Humpbacks, like most whales, are migratory in nature, traveling as much as 16,000 miles each year. During the summer months, they’ll typically move into the colder polar regions in search of krill, tiny shrimp like creatures that are their favorite meals. Researchers often travel to those regions as well in hopes of getting the opportunity to study the creatures in their natural habitat.

Over the course of the past two years, scientists have been visiting the Southern Ocean with the hope of spotting humpbacks and observing their behavior. In both May of 2009 and 2010, they recorded record numbers of whales there, at a time when the giant mammals should have been heading for warmer waters. In fact, in one instance, they counted, 306 humpback whales in the Wilhelmina Bay, a small body of water that falls on the western side of the Antarctic Peninsula.

While seeing that many whales in one place is indeed a stunning sight, and a fantastic research opportunity, researchers warn that it could mean dire consequences for the ecosystem around Antarctica, which is one of the bellweather locations for climate change. As the region around the Antarctic continent warms up, the sea ice is retreating very quickly. The krill use that sea ice as a nursery for their young, and without it they aren’t shielded from the massive predators that eat them by the ton. That could mean that the whales could potentially decimate the krill population, leaving themselves little to eat in the future.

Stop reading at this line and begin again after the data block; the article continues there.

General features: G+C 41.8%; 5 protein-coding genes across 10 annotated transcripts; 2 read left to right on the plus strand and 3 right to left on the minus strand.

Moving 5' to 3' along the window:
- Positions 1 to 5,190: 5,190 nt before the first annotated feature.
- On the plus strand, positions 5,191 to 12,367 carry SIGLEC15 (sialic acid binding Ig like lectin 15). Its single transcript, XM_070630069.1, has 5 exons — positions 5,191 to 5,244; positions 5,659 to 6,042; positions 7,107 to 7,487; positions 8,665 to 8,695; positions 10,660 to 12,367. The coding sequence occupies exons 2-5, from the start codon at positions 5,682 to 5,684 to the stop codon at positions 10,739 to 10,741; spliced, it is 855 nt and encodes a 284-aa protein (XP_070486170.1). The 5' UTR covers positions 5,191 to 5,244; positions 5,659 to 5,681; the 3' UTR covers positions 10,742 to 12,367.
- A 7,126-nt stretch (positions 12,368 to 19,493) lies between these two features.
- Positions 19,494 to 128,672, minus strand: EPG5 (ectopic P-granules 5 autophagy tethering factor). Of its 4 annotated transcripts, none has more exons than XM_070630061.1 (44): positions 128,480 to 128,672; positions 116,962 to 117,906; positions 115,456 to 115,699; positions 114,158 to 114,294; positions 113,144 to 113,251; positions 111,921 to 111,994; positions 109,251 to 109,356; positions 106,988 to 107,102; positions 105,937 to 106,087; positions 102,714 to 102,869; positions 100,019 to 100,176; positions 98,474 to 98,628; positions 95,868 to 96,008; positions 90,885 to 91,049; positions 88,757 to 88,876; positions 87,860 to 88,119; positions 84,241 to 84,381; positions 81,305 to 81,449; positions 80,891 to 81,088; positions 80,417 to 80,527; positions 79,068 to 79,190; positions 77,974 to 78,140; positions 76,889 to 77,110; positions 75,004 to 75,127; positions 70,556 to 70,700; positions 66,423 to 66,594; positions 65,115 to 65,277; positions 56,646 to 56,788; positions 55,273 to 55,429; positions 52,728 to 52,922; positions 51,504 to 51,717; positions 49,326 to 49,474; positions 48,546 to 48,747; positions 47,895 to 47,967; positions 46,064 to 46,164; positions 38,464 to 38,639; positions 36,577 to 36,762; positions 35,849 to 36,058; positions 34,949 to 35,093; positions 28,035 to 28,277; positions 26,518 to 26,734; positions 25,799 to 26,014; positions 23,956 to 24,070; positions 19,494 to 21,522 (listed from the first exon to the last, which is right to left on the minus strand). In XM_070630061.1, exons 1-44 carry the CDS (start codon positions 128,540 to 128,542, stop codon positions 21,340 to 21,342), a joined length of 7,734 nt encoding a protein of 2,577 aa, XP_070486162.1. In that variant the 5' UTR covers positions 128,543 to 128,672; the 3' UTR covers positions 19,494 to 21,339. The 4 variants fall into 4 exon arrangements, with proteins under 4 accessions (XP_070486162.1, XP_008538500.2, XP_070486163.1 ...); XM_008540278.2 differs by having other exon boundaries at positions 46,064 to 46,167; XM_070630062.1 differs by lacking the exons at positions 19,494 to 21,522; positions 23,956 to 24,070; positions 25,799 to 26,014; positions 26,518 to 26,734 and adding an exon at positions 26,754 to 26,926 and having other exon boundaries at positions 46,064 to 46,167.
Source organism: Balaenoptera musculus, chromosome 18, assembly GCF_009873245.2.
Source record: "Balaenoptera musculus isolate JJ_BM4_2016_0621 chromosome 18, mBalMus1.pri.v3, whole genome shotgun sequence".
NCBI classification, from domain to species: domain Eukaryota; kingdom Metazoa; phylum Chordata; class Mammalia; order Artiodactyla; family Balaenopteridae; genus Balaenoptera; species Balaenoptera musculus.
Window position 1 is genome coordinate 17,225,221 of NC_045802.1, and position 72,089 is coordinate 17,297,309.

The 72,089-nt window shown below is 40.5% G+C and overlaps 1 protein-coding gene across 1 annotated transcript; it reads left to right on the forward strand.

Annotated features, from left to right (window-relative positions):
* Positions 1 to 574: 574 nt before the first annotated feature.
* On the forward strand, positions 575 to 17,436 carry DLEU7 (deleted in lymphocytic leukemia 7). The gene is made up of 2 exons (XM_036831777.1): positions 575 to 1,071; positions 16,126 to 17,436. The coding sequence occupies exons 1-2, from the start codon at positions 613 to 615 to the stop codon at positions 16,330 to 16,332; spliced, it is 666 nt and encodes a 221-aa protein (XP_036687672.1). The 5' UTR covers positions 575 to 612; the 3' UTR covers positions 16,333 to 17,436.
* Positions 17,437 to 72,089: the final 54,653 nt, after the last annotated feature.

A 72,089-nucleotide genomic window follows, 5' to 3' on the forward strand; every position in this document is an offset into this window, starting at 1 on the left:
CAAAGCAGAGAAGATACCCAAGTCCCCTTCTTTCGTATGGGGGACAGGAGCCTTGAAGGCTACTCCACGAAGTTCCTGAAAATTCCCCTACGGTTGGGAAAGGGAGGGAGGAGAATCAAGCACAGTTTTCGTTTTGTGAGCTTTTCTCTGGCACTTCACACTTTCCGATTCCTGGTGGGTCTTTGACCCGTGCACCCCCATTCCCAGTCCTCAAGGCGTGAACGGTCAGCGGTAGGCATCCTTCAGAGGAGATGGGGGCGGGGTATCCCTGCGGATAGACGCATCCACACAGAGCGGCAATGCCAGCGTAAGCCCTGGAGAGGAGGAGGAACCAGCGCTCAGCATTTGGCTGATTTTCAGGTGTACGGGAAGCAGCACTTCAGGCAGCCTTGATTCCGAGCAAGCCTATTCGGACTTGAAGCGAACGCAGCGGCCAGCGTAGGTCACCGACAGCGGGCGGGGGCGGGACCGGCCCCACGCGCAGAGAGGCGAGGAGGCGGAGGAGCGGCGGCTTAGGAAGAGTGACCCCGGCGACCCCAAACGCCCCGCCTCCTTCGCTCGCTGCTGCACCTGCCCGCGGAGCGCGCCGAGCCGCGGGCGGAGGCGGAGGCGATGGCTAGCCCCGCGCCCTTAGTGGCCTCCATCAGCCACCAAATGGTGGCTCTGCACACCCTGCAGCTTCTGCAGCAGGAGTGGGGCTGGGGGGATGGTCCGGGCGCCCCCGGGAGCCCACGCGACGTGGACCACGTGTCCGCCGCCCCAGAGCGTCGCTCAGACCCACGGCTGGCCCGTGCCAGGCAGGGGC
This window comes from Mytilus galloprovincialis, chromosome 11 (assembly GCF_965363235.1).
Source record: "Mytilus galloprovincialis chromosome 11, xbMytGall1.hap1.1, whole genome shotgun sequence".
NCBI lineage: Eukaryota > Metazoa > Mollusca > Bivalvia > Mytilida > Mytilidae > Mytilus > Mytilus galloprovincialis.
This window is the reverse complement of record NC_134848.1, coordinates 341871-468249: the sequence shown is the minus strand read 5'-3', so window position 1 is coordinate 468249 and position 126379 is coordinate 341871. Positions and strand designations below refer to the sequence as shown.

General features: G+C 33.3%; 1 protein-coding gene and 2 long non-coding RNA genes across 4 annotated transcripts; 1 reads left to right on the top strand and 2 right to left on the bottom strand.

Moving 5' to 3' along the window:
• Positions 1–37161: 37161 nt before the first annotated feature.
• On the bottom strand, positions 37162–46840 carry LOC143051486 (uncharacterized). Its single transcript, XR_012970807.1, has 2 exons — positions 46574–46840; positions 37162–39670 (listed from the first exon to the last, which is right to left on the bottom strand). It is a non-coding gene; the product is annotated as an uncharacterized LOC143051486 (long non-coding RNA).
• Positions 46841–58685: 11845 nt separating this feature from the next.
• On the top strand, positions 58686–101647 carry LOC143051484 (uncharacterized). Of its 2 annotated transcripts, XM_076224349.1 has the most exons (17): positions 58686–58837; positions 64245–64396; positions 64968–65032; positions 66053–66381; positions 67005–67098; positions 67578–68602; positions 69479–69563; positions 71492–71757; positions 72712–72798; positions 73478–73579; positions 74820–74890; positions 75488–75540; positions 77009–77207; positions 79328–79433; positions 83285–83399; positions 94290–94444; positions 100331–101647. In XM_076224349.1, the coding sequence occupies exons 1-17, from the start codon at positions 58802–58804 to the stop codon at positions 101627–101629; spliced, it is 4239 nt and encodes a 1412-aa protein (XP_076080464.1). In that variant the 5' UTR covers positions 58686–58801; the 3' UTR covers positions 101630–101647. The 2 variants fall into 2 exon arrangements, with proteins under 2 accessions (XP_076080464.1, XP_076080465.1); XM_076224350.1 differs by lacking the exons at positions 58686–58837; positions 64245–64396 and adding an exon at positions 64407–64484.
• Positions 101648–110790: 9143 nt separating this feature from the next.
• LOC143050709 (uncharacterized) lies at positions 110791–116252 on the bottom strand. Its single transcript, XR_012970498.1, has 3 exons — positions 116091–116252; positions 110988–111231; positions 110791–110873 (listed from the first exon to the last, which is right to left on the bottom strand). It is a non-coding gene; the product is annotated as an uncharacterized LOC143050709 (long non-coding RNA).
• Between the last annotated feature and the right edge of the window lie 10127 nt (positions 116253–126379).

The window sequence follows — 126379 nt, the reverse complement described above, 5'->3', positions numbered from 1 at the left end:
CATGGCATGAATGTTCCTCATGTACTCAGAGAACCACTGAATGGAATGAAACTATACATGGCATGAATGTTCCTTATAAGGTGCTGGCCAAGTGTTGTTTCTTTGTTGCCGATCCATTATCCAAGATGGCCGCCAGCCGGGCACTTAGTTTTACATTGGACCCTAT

But for now, it seems that the humpback population is not only healthy, but thriving, and travelers to Antarctica may have unprecedented opportunities to see them up close.

[Photo courtesy Whit Welles via WikiMedia]

IAATO explains climate change for Antarctic travelers

The International Association of Antarctic Tour Operators (IAATO) continues to be a great source of information and education for travelers heading south to the frozen continent. Last week we told you about their efforts to keep the sailors aboard private yachts, well informed of the issues involved with navigating the Antarctic waters, helping to make the region even safer for travel. But beyond promoting safe travel in the Southern Ocean, the IAATO’s other chief concern is protecting the environment. To that end they have released a document entitled “Climate Change in Antarctica – Understanding the Facts” which is designed to educate Antarctic travelers about the threats to the environments which they’ll be traveling through.